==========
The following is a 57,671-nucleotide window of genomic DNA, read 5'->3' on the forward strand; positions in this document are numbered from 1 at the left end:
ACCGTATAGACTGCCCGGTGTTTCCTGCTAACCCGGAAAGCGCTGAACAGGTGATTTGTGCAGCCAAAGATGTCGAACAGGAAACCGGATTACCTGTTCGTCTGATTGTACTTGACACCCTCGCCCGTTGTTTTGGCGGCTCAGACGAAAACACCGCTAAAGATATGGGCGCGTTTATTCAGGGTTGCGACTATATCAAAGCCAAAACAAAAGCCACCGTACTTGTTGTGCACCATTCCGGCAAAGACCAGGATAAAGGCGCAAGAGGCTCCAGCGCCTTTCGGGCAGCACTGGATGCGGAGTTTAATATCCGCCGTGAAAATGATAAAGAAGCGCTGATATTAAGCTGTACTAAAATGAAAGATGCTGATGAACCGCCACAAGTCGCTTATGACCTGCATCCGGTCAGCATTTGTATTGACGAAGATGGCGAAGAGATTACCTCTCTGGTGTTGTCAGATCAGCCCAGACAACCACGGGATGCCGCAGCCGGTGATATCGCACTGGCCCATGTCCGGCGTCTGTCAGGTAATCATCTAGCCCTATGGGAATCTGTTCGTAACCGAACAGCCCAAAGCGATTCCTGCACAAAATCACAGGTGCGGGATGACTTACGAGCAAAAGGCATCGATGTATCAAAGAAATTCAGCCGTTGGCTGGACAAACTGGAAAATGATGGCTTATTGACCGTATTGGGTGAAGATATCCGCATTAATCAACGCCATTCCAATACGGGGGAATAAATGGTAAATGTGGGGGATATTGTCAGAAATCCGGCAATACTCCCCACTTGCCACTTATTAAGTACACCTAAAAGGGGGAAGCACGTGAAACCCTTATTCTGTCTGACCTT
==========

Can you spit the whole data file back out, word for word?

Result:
The following is a 57,671-nucleotide window of genomic DNA, read 5'->3' on the forward strand; positions in this document are numbered from 1 at the left end:
ACCGTATAGACTGCCCGGTGTTTCCTGCTAACCCGGAAAGCGCTGAACAGGTGATTTGTGCAGCCAAAGATGTCGAACAGGAAACCGGATTACCTGTTCGTCTGATTGTACTTGACACCCTCGCCCGTTGTTTTGGCGGCTCAGACGAAAACACCGCTAAAGATATGGGCGCGTTTATTCAGGGTTGCGACTATATCAAAGCCAAAACAAAAGCCACCGTACTTGTTGTGCACCATTCCGGCAAAGACCAGGATAAAGGCGCAAGAGGCTCCAGCGCCTTTCGGGCAGCACTGGATGCGGAGTTTAATATCCGCCGTGAAAATGATAAAGAAGCGCTGATATTAAGCTGTACTAAAATGAAAGATGCTGATGAACCGCCACAAGTCGCTTATGACCTGCATCCGGTCAGCATTTGTATTGACGAAGATGGCGAAGAGATTACCTCTCTGGTGTTGTCAGATCAGCCCAGACAACCACGGGATGCCGCAGCCGGTGATATCGCACTGGCCCATGTCCGGCGTCTGTCAGGTAATCATCTAGCCCTATGGGAATCTGTTCGTAACCGAACAGCCCAAAGCGATTCCTGCACAAAATCACAGGTGCGGGATGACTTACGAGCAAAAGGCATCGATGTATCAAAGAAATTCAGCCGTTGGCTGGACAAACTGGAAAATGATGGCTTATTGACCGTATTGGGTGAAGATATCCGCATTAATCAACGCCATTCCAATACGGGGGAATAAATGGTAAATGTGGGGGATATTGTCAGAAATCCGGCAATACTCCCCACTTGCCACTTATTAAGTACACCTAAAAGGGGGAAGCACGTGAAACCCTTATTCTGTCTGACCTT